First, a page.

The Uganda Museum, the oldest in East Africa, is threatened with destruction on March 15th 2011 if we do not take action now! A group of developers are seeking to destroy the Museum to make way for a tall trade tower. Their proposal to provide two floors in the new office block is a complete travesty as it makes no provision for the loss of space, the environmental needs of the collection and accelerated disintegration of the whole collection.
Share your ideas about how to maximize the impact of the campaign:
If we lose the Uganda Museum we lose not just a world renowned building and collection – but a very important part of World Heritage built up over the last 100 years and which we will never see again. The collection does need restoration and renovation but not destruction! Join our campaign to save Uganda Museum. Spread this email throughout your contacts and any influential media, advocacy, arts and heritage bodies. Any ideas about how we can maximise the impact of this campaign will be gratefully accepted.
Please send responses to:
1. Mr. Muyambi Ellady, Executive Director (HRCI),Email:email@example.com
2. Mr. Tumwesigye Robert Baganda,Director (HRCI),Email:firstname.lastname@example.org
Vali Jamal posts a petition published on the Africa-Orientalia weblist. The petition was written by the former curator of the Uganda Museum, Merrick Posnansky:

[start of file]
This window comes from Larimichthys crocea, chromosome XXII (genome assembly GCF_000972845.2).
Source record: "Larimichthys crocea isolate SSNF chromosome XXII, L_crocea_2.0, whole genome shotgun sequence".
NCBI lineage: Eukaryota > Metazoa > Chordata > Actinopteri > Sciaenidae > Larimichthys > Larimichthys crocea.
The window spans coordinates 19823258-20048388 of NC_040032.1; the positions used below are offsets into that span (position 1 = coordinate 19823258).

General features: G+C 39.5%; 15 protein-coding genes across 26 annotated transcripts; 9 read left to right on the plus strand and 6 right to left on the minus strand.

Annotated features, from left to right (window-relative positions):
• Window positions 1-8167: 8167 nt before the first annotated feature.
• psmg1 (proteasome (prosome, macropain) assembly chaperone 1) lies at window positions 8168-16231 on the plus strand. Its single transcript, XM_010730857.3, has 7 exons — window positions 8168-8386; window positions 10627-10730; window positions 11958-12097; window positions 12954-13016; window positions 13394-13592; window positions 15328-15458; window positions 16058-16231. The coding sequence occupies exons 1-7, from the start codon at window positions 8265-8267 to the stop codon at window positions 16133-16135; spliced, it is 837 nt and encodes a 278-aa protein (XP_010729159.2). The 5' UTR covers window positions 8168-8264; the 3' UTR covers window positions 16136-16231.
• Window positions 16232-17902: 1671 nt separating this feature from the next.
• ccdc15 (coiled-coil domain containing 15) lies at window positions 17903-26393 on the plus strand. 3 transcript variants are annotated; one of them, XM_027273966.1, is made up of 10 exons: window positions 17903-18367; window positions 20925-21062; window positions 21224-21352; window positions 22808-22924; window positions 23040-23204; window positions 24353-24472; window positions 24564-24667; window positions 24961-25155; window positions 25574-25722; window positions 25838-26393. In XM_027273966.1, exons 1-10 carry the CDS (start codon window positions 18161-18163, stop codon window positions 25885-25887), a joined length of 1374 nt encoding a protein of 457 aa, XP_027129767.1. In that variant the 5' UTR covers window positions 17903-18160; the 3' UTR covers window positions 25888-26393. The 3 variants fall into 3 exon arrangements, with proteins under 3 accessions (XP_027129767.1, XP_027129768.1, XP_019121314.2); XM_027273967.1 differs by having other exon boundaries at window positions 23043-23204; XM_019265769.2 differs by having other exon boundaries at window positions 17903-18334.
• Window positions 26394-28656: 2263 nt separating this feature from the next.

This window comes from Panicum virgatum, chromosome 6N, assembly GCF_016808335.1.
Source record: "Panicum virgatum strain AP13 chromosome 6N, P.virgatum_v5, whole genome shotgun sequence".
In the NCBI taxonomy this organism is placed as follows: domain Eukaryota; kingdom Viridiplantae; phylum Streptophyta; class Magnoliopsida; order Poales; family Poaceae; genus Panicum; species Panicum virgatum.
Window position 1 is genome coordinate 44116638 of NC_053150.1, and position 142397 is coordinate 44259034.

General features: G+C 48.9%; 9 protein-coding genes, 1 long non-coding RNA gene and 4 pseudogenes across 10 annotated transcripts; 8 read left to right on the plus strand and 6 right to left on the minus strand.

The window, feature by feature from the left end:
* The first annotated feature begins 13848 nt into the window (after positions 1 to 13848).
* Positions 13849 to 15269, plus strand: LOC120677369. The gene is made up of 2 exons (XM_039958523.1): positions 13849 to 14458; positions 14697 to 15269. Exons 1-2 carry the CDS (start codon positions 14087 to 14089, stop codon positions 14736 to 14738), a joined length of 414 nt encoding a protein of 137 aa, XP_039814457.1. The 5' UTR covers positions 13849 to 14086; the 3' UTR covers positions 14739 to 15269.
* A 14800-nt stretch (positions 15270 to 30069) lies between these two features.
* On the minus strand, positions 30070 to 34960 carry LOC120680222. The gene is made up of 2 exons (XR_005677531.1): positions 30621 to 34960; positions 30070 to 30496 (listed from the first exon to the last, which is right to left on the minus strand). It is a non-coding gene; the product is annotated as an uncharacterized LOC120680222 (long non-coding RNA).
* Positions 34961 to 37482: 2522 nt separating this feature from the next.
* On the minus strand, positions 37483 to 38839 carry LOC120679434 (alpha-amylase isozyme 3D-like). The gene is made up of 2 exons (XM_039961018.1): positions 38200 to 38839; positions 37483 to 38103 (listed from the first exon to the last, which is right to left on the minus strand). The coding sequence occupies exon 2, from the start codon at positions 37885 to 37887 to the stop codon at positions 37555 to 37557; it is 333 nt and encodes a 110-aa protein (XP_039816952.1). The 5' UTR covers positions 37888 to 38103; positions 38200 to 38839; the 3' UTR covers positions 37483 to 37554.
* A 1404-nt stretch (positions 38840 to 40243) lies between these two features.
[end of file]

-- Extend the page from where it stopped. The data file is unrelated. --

A group of developers are now seeking to destroy the museum,
established in 1908, and thus the oldest in Eastern Africa, to make
way for a tall trade tower. Though two floors of the building will be
made available for the museum, there will be inadequate room for the
collections, for temporary exhibitions and expansion. Below is a
letter that I've sent to the President of Uganda. The museum staff
are frightened as they believe that rich businessmen are conspiring
with government officials to steal the land. No thought whatsoever has been given to the effects of the removal of the collections into
storage and then into the new facilities. No one knows when the new building will be finished.
Join the campaign by writing a letter to the Ugandan embassy in your country:
Please write a letter, with a copy to the Uganda Embassy in your country, expressing your concern about this development. There has been virtually no discussion in Uganda since people are frightened of Government and if nothing happens the bulldozers will move in on March 15th. If you can use your good name to write to such bodies as UNESCO, ICOM or your own museum etc., to add their voices, it would certainly
The object is not necessarily to block progress but to put a new trade tower elsewhere.
Merrick Posnansky Professor Emeritus, History and Anthropology, UCLA
Finally, Jean Ankunda notes that advanced societies preserve museums because of their unique functions:
The idea of demolishing this historical monument must be scrapped and instead, plans should be made to upgrade the museum to capture and reflect the country’s cultural and socio-economic transformation over the years.
All advanced societies have preserved such centres because of their unique and vital functions, including collecting scientific, educational and research works to enhance a sense of national identity.